Although we used a different awareness indicator here, these two lines of research show important contextual differences, and as such, I think both contexts are important to study independently.

Your research speaks of normative and distinctive accuracy. Could you describe how these two thought processes manifest?

Any agreement between a target's self-ratings and a perceiver's impressions could in part be due to similarity to the average person, because most people will be similar to the average person.

To ensure that we are looking at a perceiver's accuracy about a specific target, we need to control for normative accuracy, the degree of agreement that could be due to this similarity to the average profile, as it could be driven by true accuracy or just by chance.

For example, if I report that I am more friendly than tense, and then you also rate my personality as more friendly than tense, this may be because you accurately perceive how I am, but it could also be because you and I are both rating my personality in line with the average person, who tends to be more friendly than tense.

So, what we really want to know is whether you can accurately perceive what makes me unique, distinct from the average person: that is, can you see how much more friendly than tense I am compared to the average person?

The extent to which a perceiver accurately views what is unique and distinct about another person is what we consider most reflective of accuracy, and we term this type of accuracy distinctive accuracy.

In what situations might an individual find it difficult to express themselves accurately to others?

It is possible that in higher stakes contexts people might find that revealing what is unique about them, especially what is most socially evaluative about them, to be risky.

For example, in the context of a job interview, candidates might readily reveal the extent to which they are introverted or tend to be nervous, because these self-aspects tend not to elicit a strong reaction from others.

However, they may wish to hold back on revealing characteristics that may be considered "deal breakers," such as the extent to which they are lazy or quarrelsome.

Beyond job interviews, being in a position of lower-status more generally may be constraining, such that lower-status people (e.g., employees) may not have as much freedom and opportunity to express the full range of their personality as higher-status people (e.g., managers).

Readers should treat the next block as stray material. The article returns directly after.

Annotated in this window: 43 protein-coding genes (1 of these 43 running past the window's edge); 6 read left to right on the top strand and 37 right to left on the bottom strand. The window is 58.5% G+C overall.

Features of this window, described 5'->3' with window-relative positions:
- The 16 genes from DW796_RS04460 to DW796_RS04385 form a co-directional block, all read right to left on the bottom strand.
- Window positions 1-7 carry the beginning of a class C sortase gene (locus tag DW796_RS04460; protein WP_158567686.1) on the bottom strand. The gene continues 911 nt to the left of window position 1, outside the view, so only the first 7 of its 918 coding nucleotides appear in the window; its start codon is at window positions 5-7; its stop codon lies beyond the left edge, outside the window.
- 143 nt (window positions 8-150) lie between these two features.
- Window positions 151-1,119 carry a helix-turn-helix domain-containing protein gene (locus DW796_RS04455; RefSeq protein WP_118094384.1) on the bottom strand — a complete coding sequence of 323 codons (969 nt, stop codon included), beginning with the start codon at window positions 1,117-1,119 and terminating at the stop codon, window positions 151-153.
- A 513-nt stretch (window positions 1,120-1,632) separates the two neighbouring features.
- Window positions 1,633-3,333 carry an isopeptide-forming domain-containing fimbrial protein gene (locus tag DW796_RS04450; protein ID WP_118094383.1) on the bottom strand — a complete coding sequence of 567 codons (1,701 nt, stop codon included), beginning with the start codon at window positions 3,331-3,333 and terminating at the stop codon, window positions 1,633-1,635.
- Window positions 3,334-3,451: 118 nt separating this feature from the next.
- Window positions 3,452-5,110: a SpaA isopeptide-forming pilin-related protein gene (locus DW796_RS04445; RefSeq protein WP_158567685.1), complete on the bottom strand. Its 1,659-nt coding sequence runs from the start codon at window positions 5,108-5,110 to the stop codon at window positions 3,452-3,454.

For example, employees may be more focused on accurately perceiving aspects of their employer than accurately expressing themselves, and they may not be given as much space or permission to talk about themselves.

In your opinion, what are some of the reasons that high levels of well-being allows people to express themselves more accurately and the interchanging effect of well-being and accurate self-expression?

In our research, we have found that those high in well-being tend to behave in daily life in a way that aligns to a greater extent with who they are.

In turn, this tendency to behave more congruently with one's personality relates to being more accurately perceived in first impressions.

In other words, those high in well-being consistently behave in a way that provides more relevant cues about who they truly are. But why?

I am only speculating at this stage, but it may be that high stable well-being leads to being less emotionally reactive to the context, and as such, allows for behavior that is less variable, less context-dependent, and more aligned with one's stable traits.

It is also possible that, in being satisfied with themselves, those high in well-being do not feel as much a motivation to overly enhance or conceal certain self-aspects.

Did something unexpected emerge from your research? Something beyond the hypothesis?

It was interesting to observe that, across studies, the links between expressive accuracy and well-being did not weaken much when controlling for people's beliefs.

That is, feeling accurately perceived was not a necessary experience for people to reap the well-being benefits of being accurately perceived.

Perhaps, the positive interpersonal contact that is generated from being accurately perceived leads the person to feel good and reap personal benefits, without needing to know why.

Alternatively, given that self-disclosure is in and of itself found to be a positive experience, it could in parallel both lead to being accurately perceived, and to greater well-being.

Of course, given that this is cross-sectional data, it may be that well-being is causing high expressive accuracy levels, which could explain why it doesn't depend on high expressive accuracy beliefs.

What practical advice do you have for individuals who struggle with being expressively accurate around new people?

We recently found that giving participants simple instructions to be yourself led them to be more accurately perceived in first impressions.

This was the case even for those lower in self-esteem, such that increasing one's tendency to reveal one's true self may be achievable, even for those who struggle with it the most.

There are a variety of contexts in which being oneself is shown to bear benefits, such as with close peers, in established romantic relationships, in platonic first impressions, and in job interviews.